M2K Motorsports 280 mph Ford GT

M2K Motorsports 280 mph Ford GT

by Mike Kojima

The Ford GT was in our opinion America's first true exotic supercar. Inspired by Ford's GT40 race cars from the 60's, the Ford GT'S performance as a street car easily eclipsed the race cars of yore.  Produced from 2005 to 2006, only 4038 of the cars were ever built making the Ford GT a desirable collectors car that fetches several hundred thousand dollars on the used car market, up from the original asking price of $139,000.

The Ford GT is powered by a supercharged 5.4 liter version of of Ford's Modular family of twin cam 4 valve per cylinder V-8s. With a stock power output of 550 hp at 6500 rpm, the GT is no slouch, being capable of pushing the GT to 205 mph and high 11 second quarter mile times.

Just being no slouch isn't good enough for some and the folks at M2K Motorsports were not willing to settle for good enough.  Their goal was quite lofty, to build the world's fastest car in the standing mile, the Texas Mile that is, and we caught up with them at this annual event where they were kind enough to let us take a good look at their marvellous creation.  Prepare to have your mind blown!

 

The heart of M2K Motorsports' Ford GT is the amazing motor. To go this fast requires a lot of power as the power requirements go up exponentially with speed. Many people can make a lot of power for 1320 feet but to make ungodly power and have it hold together for 5280 feet is a whole different thing! Many of the engines internal tweaks are secret and known only to the engine builder, Accufab Racing Engines.  

The engine is a monster of unheard of proportions squeezing a confirmed 2035 whp out of 5.4 liters at 36 psi of boost near its 8400 rpm redline. 2035 WHP is the most power that any dyno could contain but the car actually makes more power and is run at 45 psi of boost during 1 mile races!

M2K Motorsports estimates that the car actually makes 2500 hp at this boost level but wheelspin precludes the ability of any dyno to confirm this.

 
The engine is topped of with a fabricated Wilson intake manifold.  Within the huge plenum is a big air to ice water intercooler brick.  The intercooler is fed ice water from a huge reservoir that takes the place of the passenger seat inside the car, much like our Project Bonneville S13. Wilson fuel rails feed two sets of Precision Turbo 220 lb injectors with VP M1 Methanol based fuel.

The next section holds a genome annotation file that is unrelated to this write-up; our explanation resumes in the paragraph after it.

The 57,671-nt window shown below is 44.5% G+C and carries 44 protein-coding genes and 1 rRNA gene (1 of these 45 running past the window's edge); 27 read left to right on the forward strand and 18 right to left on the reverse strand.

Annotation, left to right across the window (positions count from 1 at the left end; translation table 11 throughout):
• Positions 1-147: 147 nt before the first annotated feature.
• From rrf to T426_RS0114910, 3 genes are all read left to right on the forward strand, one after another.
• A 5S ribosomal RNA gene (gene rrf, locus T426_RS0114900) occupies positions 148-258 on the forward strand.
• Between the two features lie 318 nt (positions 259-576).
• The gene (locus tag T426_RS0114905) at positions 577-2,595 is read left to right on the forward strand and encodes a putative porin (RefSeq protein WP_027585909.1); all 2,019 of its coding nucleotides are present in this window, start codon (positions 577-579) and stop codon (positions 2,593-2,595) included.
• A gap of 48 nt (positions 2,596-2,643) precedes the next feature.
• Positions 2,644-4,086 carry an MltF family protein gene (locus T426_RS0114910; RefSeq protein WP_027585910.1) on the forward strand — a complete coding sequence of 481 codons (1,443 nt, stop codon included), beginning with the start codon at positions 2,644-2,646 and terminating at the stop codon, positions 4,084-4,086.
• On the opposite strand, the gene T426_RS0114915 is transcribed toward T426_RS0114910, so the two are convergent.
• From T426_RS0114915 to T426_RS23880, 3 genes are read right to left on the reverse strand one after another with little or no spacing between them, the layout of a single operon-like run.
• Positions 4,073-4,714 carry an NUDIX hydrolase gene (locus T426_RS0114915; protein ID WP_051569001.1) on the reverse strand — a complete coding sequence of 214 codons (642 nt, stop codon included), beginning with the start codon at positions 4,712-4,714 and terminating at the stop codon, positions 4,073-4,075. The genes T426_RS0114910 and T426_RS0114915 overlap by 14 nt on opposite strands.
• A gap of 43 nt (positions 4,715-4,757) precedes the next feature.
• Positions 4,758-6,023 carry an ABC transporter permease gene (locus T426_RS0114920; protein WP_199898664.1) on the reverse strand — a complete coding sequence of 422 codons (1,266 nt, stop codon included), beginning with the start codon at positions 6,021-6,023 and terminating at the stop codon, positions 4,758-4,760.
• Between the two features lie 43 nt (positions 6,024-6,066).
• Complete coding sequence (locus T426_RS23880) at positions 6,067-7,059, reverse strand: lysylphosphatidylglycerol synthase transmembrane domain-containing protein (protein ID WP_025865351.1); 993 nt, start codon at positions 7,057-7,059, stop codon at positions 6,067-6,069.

The 5.4 liter modular motor is force fed by two huge Precision Turbo PT8285 CEA turbochargers. The turbos feature Precision's CEA CFD derived aerodynamics for great efficiency. The compressor wheel is 5 axis CNC machined from a tough low silicon 2618 aluminum forged billet.  This enables Precision to make the best use of the material and thin out the blades without sacrificing strength to further improve internal aerodynamics. 

The center section uses two sets of ceramic ball bearings in a floating cartridge. The ball bearings greatly reduce friction and improve response and reduce lag by up to 20%. The floating cartridge helps damp out potentially harmful high order harmonics controlling shaft motion for longer life. The center section is air cooled so no water plumbing to the turbo is needed, better for racing applications. 

The turbo compressor has an 82 mm inducer and an 85 mm turbine wheel in a 1.28 A/R undivided turbine housing with a V-band discharge. The PT8285 has the capability of flowing enough air to make 1325 hp and therearetwo of them!

To keep compressor surge and lag at bay during shifts, you can see the twin TiAl Q 50mm blow off valves in the charge pipes near the throttle bodies.

 

To control the monstrous levels of boost, a pair of Precision Turbo PW66 external wastegates are used. The PW66 wastegate is fed regulated pressurized carbon dioxide to control the boost as the intake manifold cannot provide enough reference pressure to control the huge 66mm valves. 

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